Keep these topics in mind to help overcome bad posture:

  1. MAKE SURE YOUR CHAIR IS AT THE RIGHT HEIGHT & POSITION FOR YOU.

Correct seating height is at the core of Good Posture. The wrong chair can cause several injuries over extended periods of time. Comfort and good posture at work is a combination of height, backrest and distance from your desk and worksurface. Crucially, your chair should provide lumbar support that matches the natural curvature of the spine. choosing an ergonomic chair will help reduce the effects of bad posture on your health.

  1. PLACE YOUR COMPUTER SCREEN AT THE RIGHT HEIGHT AND DISTANCE FROM YOUR CHAIR.

Your line-of-sight should allow you to sit up straight. Avoid looking down and slouching forwards towards the screen. This is one of the biggest contributors to a stiff neck and lower back pain.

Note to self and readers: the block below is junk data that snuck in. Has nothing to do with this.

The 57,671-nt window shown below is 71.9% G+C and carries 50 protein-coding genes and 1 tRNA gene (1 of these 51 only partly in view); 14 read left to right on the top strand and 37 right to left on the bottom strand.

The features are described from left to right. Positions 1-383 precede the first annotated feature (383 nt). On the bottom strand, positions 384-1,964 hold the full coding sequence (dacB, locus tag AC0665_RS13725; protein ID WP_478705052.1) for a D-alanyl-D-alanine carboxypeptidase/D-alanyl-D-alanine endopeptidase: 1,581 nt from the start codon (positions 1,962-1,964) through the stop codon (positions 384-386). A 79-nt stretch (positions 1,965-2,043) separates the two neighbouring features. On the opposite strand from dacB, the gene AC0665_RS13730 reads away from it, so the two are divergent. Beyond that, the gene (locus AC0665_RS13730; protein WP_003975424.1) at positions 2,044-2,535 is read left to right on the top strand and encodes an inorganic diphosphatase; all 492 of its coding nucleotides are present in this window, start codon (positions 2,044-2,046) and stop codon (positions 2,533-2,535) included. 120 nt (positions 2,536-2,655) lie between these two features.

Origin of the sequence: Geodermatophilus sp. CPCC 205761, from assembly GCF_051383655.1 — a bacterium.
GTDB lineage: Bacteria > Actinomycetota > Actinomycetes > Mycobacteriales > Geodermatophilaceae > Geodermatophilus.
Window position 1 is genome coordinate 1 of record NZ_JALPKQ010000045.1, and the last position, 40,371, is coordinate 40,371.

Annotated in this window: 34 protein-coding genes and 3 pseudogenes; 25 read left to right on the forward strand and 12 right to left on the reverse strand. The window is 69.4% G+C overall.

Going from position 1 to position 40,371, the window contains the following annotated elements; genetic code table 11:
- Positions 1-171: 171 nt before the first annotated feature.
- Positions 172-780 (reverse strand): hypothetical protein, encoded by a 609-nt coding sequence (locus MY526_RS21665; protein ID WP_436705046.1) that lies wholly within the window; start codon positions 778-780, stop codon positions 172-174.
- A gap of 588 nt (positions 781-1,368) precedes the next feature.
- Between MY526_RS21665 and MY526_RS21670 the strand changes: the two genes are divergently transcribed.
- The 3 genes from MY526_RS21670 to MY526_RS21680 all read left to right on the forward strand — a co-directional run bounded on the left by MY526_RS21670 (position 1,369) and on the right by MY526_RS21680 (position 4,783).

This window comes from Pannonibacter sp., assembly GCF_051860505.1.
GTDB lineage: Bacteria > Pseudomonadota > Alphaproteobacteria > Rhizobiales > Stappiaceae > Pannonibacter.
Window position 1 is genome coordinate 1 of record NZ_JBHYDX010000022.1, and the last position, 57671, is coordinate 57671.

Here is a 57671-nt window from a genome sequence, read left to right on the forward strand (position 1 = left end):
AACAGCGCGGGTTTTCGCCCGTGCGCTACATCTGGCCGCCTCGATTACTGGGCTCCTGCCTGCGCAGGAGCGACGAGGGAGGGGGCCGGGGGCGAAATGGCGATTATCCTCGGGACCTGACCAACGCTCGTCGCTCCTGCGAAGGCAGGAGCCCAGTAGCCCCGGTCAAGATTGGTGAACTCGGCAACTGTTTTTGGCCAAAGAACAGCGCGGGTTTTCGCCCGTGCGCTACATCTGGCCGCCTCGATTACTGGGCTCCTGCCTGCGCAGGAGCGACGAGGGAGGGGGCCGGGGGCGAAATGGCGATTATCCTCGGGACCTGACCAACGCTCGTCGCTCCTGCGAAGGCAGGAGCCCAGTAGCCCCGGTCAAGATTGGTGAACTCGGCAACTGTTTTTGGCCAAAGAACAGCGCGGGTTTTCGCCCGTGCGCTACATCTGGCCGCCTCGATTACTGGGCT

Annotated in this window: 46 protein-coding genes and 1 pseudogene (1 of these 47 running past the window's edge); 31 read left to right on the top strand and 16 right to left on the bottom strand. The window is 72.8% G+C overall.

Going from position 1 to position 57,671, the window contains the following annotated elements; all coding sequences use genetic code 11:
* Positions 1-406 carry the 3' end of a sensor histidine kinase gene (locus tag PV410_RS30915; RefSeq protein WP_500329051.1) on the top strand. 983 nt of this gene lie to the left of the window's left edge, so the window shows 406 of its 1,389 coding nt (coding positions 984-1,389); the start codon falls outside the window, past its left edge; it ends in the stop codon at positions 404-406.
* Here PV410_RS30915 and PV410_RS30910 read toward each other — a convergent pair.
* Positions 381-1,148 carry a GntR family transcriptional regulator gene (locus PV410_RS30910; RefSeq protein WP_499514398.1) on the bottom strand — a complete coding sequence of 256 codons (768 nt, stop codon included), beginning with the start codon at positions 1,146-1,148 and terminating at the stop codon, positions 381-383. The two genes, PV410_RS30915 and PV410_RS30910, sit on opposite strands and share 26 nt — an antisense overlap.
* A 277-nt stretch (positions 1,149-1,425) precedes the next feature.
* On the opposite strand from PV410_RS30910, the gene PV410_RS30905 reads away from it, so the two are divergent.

Matt has also discussed the same concept of bad posture and the Consequences of Text Neck, another growing problem in our “always on” society. Good Posture needs the right combination between the height of, and seating distance from, your computer screen.

  1. MAKE SURE YOUR DESK HEIGHT AND ACCESS TO WORK TOOLS SUPPORT YOUR CORRECT SEATING POSTURE.

Ergonomic expert Jon Cinkay provides this useful explanation to Correctly Set Up Your Desk. This short and practical video addresses the issues of bad posture at your workstation, and describes a few practical tips for posture correction and pain relief.

  1. MAKE SURE YOU HAVE GOOD AND CLEAR VISIBILITY.